This is a very long read compared to the short snippets I usually post. So pop you some popcorn, get you a drink, tape your eyelids open, just do whatever you need to do to get through this article. But you should definitely read it...
Rapper Lupe Fiasco is making a name for himself, his way
By SARAH TOMLINSON
SPECIAL TO THE JOURNAL NEWS
Chicago-based rapper Lupe Fiasco may have achieved critical acclaim and widespread popularity with his 2006 debut album, "Food and Liquor," which was co-produced by hip-hop bigwig Jay-Z and earned him three Grammy nominations.
But he is far removed from the fast-living, bling-loving rappers that make up the top echelon of the hip-hop world. Fiasco first gained attention because of his unique perspective and sound. A devout Muslim who doesn't drink or smoke, Fiasco positioned himself as a voice for the world's nerds and middle class, rapping about skateboarding and social issues. The title of his single "Kick, Push" refers to a skateboarding move, while songs like "American Terrorist" tackle tough issues like race and class with sly intelligence.
Currently traveling the country on a tour of college campuses, which brings him to Iona College tonight, he is also one of the few hip-hop artists featured on the lineup of this year's Coachella Festival, happening in California this weekend. Fiasco is thrilled to appeal to such a varied audience.
And he welcomes the challenge of trying to deliver a live performance that is kinetic enough to compete with the rock acts he is performing alongside at Coachella.
"I just did Big Day Out, which is a big festival in Australia," Fiasco says by phone during a Boston tour stop. "To me, it's like rock bands give the best shows, because they have so much to work with. ... So, I look at it as a competition - hip-hip versus rock 'n' roll - and see who can give the better show on the same stage to the same crowd. So I'm actually really looking forward to that. I think we go on with Rage Against the Machine. And I love rock. I look at my shows like they're rock shows, as opposed to hip-hop shows. So hopefully, it should be good."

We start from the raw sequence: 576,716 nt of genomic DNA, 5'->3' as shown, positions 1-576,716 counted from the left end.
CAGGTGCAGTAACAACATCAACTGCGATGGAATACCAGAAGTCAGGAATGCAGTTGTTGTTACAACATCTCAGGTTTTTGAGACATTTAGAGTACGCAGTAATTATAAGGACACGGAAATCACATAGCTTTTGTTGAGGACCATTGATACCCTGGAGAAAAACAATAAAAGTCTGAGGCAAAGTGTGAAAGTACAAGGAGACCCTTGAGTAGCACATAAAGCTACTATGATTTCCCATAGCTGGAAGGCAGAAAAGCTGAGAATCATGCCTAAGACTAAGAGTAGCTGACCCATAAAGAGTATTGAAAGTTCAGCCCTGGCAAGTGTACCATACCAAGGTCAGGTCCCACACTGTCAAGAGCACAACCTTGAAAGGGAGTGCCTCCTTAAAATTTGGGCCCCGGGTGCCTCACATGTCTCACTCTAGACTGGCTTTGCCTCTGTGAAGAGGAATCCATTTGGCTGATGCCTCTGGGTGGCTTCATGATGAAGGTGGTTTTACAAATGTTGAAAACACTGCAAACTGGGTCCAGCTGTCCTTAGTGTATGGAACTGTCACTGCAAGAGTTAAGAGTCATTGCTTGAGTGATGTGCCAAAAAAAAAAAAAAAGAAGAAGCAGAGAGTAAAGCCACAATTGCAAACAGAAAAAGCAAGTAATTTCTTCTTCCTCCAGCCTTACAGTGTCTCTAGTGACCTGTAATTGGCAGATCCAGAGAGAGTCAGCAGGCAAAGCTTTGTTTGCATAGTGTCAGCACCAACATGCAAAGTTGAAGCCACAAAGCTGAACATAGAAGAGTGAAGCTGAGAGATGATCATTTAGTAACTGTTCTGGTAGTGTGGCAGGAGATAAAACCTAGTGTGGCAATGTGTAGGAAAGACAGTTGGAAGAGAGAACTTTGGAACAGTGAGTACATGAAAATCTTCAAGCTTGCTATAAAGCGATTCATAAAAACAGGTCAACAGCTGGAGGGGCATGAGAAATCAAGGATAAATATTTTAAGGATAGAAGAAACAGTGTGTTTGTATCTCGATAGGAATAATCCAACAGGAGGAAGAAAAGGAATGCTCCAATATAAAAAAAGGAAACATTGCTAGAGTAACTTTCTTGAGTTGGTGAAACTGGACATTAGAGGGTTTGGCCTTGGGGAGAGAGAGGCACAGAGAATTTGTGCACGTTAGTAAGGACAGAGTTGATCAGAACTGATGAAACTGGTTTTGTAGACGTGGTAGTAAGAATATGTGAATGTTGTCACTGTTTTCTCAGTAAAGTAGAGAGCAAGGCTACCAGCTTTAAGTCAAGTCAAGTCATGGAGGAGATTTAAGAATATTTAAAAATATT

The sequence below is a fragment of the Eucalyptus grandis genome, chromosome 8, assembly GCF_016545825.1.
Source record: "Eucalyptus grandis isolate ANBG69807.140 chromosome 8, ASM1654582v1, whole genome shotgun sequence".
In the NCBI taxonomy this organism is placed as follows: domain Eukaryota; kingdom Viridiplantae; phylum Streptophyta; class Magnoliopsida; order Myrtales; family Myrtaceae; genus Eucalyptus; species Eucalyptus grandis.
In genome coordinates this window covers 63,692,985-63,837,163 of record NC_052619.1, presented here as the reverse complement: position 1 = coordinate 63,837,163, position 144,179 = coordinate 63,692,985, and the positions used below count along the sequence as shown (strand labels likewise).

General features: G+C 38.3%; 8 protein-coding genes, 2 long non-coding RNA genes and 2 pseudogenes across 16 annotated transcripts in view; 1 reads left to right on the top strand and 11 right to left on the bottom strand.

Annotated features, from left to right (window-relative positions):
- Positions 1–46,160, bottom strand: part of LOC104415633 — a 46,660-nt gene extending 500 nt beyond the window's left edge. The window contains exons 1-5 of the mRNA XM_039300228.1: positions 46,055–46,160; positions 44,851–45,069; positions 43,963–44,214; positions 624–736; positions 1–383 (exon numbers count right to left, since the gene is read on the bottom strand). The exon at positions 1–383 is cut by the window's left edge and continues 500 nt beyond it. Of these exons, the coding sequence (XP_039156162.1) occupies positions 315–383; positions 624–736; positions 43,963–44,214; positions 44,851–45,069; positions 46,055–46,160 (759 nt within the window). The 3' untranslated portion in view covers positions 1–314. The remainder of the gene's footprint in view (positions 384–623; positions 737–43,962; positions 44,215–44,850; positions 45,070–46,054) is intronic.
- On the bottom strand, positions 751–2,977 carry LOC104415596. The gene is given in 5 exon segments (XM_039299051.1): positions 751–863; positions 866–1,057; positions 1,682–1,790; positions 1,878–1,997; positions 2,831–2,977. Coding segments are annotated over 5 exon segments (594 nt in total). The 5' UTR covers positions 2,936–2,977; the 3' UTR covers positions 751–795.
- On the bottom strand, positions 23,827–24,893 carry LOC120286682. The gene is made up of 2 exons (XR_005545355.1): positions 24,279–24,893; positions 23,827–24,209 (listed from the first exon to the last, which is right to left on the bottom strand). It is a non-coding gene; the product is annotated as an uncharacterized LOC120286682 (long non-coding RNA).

While Fiasco is thinking beyond the confines of hip-hop, both in terms of his audience and his sound, he admits that he cares about having won the respect of his hip-hop peers more than any of the other kudos he has received.
"I don't want to overstep my bounds or sound arrogant or anything like that," says Fiasco. "But a lot of my co-signatures, and a lot of those things that push people to garner respect in the hip-hop community, which is basically other people saying that you're dope, I got that from all of the greats, even prior to my album coming out. So, I kind of got that respect level within the hip-hop community, whether it be from Nas, or just the regular underground MCs."
It was the early support of Jay-Z that elevated Fiasco from an underground mix-tape legend to a major player in the hip-hop scene. His debut album featured guest spots by Jay-Z and Jill Scott, and he has collaborated with the likes of Kanye West. He's also currently working on a top-secret hip-hop super group. But, now that he's made a name for himself, his next album will be more of a solo affair.